Wrist replacement (arthroplasty) is an operation in which the worn out parts of the wrist are substituted for an artificial joint. Modern wrist replacements consist of two main components with a metal-on-plastic bearing.
When is it required
Wrist replacement surgery is usually performed for arthritis of the wrist which is associated with pain. It is most commonly performed for patients with an Inflammatory-type arthritis. Arthritis leads to the destruction of the normally slippery articular cartilage found at the ends of bones. This articular cartilage allows smooth movements of joints without pain or friction. Once this articular surface is lost, as occurs in arthritis, the ends of the bones are exposed. Now, rather than smooth movements, the surfaces are rough. Pain and loss of movement can occur as a result.
The operation is performed under Regional and/or General Anaesthetic. You will be admitted overnight following your surgery. A bulky dressing, which includes a Plaster of Paris, is applied to the hand and wrist. The arm should be kept elevated as much as possible to reduce swelling. Movement of all the joints that are not immobilised is essential to prevent stiffness.
You will be seen in the outpatient department approximately two weeks following your operation. The wound will be checked and your dressing changed. Our Hand Therapy team will review you at this stage to commence rehabilitation. You will be fitted with a removable splint to wear for several weeks.
At six weeks, you should be able to undertake light activities with the wrist. Wrist replacement surgery can improve motion to approximately 50% of normal.
The use of the arm for physical tasks should be restricted following wrist replacement surgery. It is recommended that you avoid lifting more than 4.5Kg (or 10lbs) of weight with the affected arm.
It is expected that a wrist replacement will last between 10-15 years with careful use. You will be reviewed on a regular basis to identify any developing conditions or problems.
Are there any alternatives?
Simple interventions such as regular analgesia, activity modification, splints and steroid injections should be tried before surgical intervention is considered. There are a number of surgical options for painful wrist arthritis. Your surgeon will assess the severity of your symptoms and arthritis and discuss with you which treatment is most appropriate.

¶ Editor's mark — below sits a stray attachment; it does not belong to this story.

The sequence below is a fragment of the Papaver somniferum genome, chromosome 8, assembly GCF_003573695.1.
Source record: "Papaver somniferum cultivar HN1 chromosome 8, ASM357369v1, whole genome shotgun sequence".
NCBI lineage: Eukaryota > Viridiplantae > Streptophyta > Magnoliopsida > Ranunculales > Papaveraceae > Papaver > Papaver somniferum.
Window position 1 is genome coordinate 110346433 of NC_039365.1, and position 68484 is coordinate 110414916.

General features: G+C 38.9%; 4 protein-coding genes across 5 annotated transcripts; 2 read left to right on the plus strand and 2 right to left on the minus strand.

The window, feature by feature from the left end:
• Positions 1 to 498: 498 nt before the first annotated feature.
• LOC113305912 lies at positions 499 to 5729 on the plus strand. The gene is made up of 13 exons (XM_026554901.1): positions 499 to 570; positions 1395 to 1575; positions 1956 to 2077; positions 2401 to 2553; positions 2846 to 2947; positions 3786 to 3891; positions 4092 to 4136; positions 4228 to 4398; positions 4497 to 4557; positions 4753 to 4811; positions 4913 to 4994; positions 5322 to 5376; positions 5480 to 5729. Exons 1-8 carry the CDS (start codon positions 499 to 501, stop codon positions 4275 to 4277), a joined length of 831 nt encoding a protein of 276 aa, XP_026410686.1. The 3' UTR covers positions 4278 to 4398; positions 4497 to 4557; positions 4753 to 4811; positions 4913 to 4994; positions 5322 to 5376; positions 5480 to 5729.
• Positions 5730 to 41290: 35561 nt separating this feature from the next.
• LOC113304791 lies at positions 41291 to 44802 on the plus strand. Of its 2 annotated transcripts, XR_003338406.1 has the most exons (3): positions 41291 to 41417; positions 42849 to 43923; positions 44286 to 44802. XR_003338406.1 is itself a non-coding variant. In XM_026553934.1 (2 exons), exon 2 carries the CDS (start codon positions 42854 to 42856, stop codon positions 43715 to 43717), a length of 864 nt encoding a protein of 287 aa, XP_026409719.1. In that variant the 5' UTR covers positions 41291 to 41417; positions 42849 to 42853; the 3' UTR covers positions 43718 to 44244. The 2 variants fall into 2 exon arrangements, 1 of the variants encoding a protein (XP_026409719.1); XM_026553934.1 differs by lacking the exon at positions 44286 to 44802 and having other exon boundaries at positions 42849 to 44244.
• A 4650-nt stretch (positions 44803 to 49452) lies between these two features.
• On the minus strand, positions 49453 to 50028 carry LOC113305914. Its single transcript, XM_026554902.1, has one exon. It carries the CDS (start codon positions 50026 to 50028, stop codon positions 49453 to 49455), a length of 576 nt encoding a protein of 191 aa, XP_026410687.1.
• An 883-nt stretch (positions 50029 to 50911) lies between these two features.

Are there any other surgical options?
This operation involves removing the small nerves that supply sensation to the wrist joint. This will have no detrimental effect to the sensation to the hand/fingers. This procedure can provide benefit, relieving pain, in patients for several years.
Partial wrist fusion:
In some cases, where only part of the wrist is arthritic, only part of the wrist is fused together. Some of the wrist bones are also removed. This operation maintains some of the wrist movement (approximately half). This operation is however only appropriate in a small number of people.
Proximal Row Carpectomy:
This operation involves removing the nearside row of the wrist bones. This is again only appropriate for some patients in which the other articular surfaces are healthy. Again this procedure will maintain some wrist movement.
Wrist fusion (or arthrodesis) is an operation in which the moving surfaces of the wrist are removed in order to fuse those joints together. This will be helped by packing bone graft around the joints. A specially designed plate and screws (or occasionally a metal pin) will be used to stabilise the bones while they heal. The bone graft is taken from either the wrist area or the pelvis/hip bone. Wrist fusion may be considered as a revision type procedure should a wrist replacement fail or loosen.